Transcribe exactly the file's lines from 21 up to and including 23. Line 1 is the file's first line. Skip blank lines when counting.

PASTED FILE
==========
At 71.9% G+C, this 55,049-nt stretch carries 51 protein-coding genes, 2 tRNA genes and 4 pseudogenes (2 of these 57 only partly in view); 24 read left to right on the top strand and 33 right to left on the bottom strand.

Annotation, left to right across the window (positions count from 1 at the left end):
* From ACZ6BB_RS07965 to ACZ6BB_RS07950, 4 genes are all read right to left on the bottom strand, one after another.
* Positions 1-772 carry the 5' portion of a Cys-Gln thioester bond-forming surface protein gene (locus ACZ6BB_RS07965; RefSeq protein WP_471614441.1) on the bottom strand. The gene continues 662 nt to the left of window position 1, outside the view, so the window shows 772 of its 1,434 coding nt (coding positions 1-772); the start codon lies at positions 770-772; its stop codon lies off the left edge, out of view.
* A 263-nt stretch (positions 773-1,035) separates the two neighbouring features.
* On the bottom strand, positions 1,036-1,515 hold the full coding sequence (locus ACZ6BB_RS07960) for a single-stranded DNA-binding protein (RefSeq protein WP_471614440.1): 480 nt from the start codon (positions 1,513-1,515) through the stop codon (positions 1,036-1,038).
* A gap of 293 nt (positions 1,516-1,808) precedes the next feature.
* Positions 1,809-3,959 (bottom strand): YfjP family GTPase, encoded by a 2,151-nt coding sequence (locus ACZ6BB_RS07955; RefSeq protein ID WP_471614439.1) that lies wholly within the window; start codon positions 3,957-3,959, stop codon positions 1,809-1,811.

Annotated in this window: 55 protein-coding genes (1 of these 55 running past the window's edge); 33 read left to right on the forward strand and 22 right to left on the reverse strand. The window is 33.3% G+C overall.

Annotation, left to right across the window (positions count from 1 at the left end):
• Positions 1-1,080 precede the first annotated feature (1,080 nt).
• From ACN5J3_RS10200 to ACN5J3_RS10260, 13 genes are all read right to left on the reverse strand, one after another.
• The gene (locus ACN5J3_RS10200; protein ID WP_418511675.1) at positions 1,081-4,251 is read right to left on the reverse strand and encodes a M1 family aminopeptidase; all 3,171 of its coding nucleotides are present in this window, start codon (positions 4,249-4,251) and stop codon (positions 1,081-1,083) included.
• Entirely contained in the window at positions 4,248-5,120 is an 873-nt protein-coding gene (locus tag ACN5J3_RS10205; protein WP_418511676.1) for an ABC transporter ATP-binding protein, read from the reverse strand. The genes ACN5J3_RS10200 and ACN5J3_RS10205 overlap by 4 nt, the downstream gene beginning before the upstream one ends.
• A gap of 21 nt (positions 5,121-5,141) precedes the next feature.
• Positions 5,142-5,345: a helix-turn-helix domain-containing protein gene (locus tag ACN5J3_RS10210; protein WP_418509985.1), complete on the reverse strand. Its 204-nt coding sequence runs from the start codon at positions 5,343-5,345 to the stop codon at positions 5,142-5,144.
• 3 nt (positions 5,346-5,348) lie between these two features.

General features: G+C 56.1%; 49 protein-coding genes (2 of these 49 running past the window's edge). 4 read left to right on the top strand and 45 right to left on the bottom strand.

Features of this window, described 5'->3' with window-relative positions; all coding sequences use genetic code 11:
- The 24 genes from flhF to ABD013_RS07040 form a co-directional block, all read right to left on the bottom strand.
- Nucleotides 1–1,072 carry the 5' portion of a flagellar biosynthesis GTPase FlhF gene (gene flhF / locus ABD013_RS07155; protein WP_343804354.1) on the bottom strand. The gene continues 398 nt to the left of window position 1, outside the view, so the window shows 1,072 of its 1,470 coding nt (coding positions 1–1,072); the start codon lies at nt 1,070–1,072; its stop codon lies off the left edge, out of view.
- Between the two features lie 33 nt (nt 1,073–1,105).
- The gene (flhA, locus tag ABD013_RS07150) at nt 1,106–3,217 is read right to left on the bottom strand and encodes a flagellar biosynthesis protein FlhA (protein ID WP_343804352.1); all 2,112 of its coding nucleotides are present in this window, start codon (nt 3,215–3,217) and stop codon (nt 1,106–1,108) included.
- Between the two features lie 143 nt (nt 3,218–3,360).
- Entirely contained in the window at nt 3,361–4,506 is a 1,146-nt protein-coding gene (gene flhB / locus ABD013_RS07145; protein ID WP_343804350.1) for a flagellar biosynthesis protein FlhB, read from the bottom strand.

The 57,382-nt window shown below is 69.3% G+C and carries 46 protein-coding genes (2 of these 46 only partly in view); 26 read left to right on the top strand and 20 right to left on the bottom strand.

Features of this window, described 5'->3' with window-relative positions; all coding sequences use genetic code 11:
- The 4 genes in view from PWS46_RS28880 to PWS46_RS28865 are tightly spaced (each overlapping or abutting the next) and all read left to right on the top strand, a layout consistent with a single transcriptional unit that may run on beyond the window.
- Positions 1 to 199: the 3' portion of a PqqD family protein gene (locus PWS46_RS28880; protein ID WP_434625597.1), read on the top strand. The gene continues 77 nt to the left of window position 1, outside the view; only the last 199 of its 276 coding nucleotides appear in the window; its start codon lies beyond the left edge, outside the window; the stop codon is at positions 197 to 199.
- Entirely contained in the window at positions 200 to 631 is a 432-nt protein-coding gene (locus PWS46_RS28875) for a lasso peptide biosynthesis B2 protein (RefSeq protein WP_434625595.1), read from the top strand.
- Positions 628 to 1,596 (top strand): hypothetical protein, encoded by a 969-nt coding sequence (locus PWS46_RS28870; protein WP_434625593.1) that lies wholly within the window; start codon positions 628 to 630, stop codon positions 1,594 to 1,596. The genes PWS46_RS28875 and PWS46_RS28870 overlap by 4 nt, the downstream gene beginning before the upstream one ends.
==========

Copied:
- Nucleotides 1–1,072 carry the 5' portion of a flagellar biosynthesis GTPase FlhF gene (gene flhF / locus ABD013_RS07155; protein WP_343804354.1) on the bottom strand. The gene continues 398 nt to the left of window position 1, outside the view, so the window shows 1,072 of its 1,470 coding nt (coding positions 1–1,072); the start codon lies at nt 1,070–1,072; its stop codon lies off the left edge, out of view.
- Between the two features lie 33 nt (nt 1,073–1,105).
- The gene (flhA, locus tag ABD013_RS07150) at nt 1,106–3,217 is read right to left on the bottom strand and encodes a flagellar biosynthesis protein FlhA (protein ID WP_343804352.1); all 2,112 of its coding nucleotides are present in this window, start codon (nt 3,215–3,217) and stop codon (nt 1,106–1,108) included.